Michigan becomes the first state in U.S. to ban flavored vaping products

Recent studies have shown vaping products contain metal and chemicals that have unknown long-term health effects. (Shutterstock image)

Michigan will become the first state in the nation to ban flavored vaping products under emergency rules announced Wednesday by Gov. Gretchen Whitmer. It will be issued by the state Department of Health and Human Services, which has found youth vaping to be a public health emergency.

The six-month ban will go into effect immediately and will ban sales of sweet, fruity and minty e-cigarettes in retail or online stores, as first reported by the Washington Post. Tobacco-flavored e-cigarette products won’t be banned. 

The ban can be extended up to a year, the Post reported. Over that time, state officials will work to form permanent regulations to ban flavored vaping products. Officials told the Post that the Republican-majority Michigan Legislature could block the rules but that the governor would veto any attempt to do so. 

“Right now, companies selling vaping products are using candy flavors to hook children on nicotine and misleading claims to promote the belief that these products are safe. That ends today,” Whitmer, a Democrat, said in a statement Wednesday. 

The state will also prohibit using words like “clean,” “safe” and “healthy” in marketing vaping products, which “perpetuate beliefs that these products are harmless,” according to Whitmer’s statement. The Michigan Department of Transportation will also be required to enforce an existing law prohibiting vaping billboard ads.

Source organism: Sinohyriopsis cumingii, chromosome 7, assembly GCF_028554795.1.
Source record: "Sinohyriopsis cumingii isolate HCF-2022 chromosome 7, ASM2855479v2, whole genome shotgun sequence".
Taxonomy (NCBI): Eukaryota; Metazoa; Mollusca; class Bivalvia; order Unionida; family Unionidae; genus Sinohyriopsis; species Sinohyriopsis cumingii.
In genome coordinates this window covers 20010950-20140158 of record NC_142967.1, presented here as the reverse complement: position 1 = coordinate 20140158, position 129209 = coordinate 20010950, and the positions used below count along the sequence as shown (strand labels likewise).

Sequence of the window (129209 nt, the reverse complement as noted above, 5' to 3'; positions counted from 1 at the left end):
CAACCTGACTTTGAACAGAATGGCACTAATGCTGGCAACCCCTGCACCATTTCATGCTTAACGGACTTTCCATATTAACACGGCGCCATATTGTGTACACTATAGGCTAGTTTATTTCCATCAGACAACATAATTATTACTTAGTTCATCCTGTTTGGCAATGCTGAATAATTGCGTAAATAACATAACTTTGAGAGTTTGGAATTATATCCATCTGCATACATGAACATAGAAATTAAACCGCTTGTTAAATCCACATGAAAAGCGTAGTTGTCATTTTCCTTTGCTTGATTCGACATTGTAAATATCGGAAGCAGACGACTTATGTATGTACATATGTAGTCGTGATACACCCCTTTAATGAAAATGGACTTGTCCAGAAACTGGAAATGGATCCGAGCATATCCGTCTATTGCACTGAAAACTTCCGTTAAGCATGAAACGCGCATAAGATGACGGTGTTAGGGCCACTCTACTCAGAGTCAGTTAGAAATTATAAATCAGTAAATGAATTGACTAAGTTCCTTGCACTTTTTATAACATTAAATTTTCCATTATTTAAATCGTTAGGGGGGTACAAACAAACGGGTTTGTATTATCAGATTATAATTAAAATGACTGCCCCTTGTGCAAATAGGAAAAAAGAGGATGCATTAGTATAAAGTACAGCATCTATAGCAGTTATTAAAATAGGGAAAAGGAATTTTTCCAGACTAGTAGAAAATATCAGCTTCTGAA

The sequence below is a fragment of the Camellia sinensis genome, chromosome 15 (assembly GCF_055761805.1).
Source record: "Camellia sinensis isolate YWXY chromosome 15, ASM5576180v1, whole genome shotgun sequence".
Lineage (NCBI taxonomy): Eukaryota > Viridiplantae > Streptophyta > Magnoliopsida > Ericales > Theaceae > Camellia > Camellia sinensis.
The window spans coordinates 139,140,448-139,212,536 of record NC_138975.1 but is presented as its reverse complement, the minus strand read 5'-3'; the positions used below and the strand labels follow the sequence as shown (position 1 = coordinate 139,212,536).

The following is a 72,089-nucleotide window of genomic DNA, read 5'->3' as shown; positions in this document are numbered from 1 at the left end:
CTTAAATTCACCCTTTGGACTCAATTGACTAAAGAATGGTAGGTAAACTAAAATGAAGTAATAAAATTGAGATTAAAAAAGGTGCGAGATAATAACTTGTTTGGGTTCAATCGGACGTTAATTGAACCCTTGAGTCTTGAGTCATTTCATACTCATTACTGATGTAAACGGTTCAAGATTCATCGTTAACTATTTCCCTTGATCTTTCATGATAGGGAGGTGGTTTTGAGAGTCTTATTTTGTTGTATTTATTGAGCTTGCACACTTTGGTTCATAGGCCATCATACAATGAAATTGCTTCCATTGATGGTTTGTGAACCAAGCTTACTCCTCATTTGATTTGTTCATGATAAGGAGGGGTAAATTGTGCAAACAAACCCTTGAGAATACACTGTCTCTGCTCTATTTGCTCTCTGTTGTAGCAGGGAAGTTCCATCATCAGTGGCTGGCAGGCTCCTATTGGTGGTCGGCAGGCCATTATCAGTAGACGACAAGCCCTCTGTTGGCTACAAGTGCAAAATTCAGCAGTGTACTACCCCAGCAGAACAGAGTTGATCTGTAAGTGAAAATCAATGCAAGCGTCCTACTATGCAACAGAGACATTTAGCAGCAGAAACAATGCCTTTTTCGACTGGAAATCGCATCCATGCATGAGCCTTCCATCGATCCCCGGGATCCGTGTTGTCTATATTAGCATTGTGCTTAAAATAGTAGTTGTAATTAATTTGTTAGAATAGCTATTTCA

Businesses will have 30 days to comply with the order, Whitmer told the Post.

DHHS officials have concluded that Michigan “faces a vaping crisis among youth” and recommended officials create emergency rules to address the crisis, according to an emergency finding issued in August. 

Vaping products have been the most common tobacco products among American youth since 2014, the emergency declaration said. From 2017 to 2018, use went up nearly 80 percent among high school students and nearly 50 percent among middle schoolers. It cited recent studies showing vaping products contain metal and chemicals that have unknown long-term health effects and said that young people who vape are more likely to become cigarette smokers.

“This is a public health crisis. These products can contain harmful chemicals that put our kids’ health at risk,” said Joneigh Khaldun, Michigan chief medical executive and DHHS chief deputy director for health. 

The federal Food and Drug Administration has found leading e-cigarette brands contain cancer-causing chemicals, including ingredients used in antifreeze, DHHS has said